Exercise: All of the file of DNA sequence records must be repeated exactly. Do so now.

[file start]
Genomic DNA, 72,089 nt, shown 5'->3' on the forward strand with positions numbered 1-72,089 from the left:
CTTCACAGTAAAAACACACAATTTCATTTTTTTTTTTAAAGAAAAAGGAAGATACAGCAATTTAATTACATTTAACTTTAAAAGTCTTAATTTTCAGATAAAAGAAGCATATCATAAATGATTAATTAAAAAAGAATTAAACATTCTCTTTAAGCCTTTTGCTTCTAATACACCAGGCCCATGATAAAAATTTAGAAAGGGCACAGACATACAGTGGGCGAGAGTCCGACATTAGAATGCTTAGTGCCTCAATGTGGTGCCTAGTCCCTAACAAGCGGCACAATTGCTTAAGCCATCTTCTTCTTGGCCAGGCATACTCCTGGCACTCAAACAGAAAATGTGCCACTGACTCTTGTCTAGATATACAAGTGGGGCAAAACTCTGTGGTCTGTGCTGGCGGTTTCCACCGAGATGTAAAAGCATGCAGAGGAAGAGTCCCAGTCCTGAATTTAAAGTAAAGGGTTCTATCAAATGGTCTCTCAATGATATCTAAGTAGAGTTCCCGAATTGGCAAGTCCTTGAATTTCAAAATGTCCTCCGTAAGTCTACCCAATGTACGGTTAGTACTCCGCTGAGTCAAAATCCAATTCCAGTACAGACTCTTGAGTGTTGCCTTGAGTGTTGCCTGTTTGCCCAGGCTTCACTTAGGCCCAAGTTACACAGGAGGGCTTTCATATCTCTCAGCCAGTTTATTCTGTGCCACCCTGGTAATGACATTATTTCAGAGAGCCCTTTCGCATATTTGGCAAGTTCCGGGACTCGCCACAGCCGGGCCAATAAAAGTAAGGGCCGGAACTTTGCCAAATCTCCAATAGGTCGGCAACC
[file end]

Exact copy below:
Genomic DNA, 72,089 nt, shown 5'->3' on the forward strand with positions numbered 1-72,089 from the left:
CTTCACAGTAAAAACACACAATTTCATTTTTTTTTTTAAAGAAAAAGGAAGATACAGCAATTTAATTACATTTAACTTTAAAAGTCTTAATTTTCAGATAAAAGAAGCATATCATAAATGATTAATTAAAAAAGAATTAAACATTCTCTTTAAGCCTTTTGCTTCTAATACACCAGGCCCATGATAAAAATTTAGAAAGGGCACAGACATACAGTGGGCGAGAGTCCGACATTAGAATGCTTAGTGCCTCAATGTGGTGCCTAGTCCCTAACAAGCGGCACAATTGCTTAAGCCATCTTCTTCTTGGCCAGGCATACTCCTGGCACTCAAACAGAAAATGTGCCACTGACTCTTGTCTAGATATACAAGTGGGGCAAAACTCTGTGGTCTGTGCTGGCGGTTTCCACCGAGATGTAAAAGCATGCAGAGGAAGAGTCCCAGTCCTGAATTTAAAGTAAAGGGTTCTATCAAATGGTCTCTCAATGATATCTAAGTAGAGTTCCCGAATTGGCAAGTCCTTGAATTTCAAAATGTCCTCCGTAAGTCTACCCAATGTACGGTTAGTACTCCGCTGAGTCAAAATCCAATTCCAGTACAGACTCTTGAGTGTTGCCTTGAGTGTTGCCTGTTTGCCCAGGCTTCACTTAGGCCCAAGTTACACAGGAGGGCTTTCATATCTCTCAGCCAGTTTATTCTGTGCCACCCTGGTAATGACATTATTTCAGAGAGCCCTTTCGCATATTTGGCAAGTTCCGGGACTCGCCACAGCCGGGCCAATAAAAGTAAGGGCCGGAACTTTGCCAAATCTCCAATAGGTCGGCAACC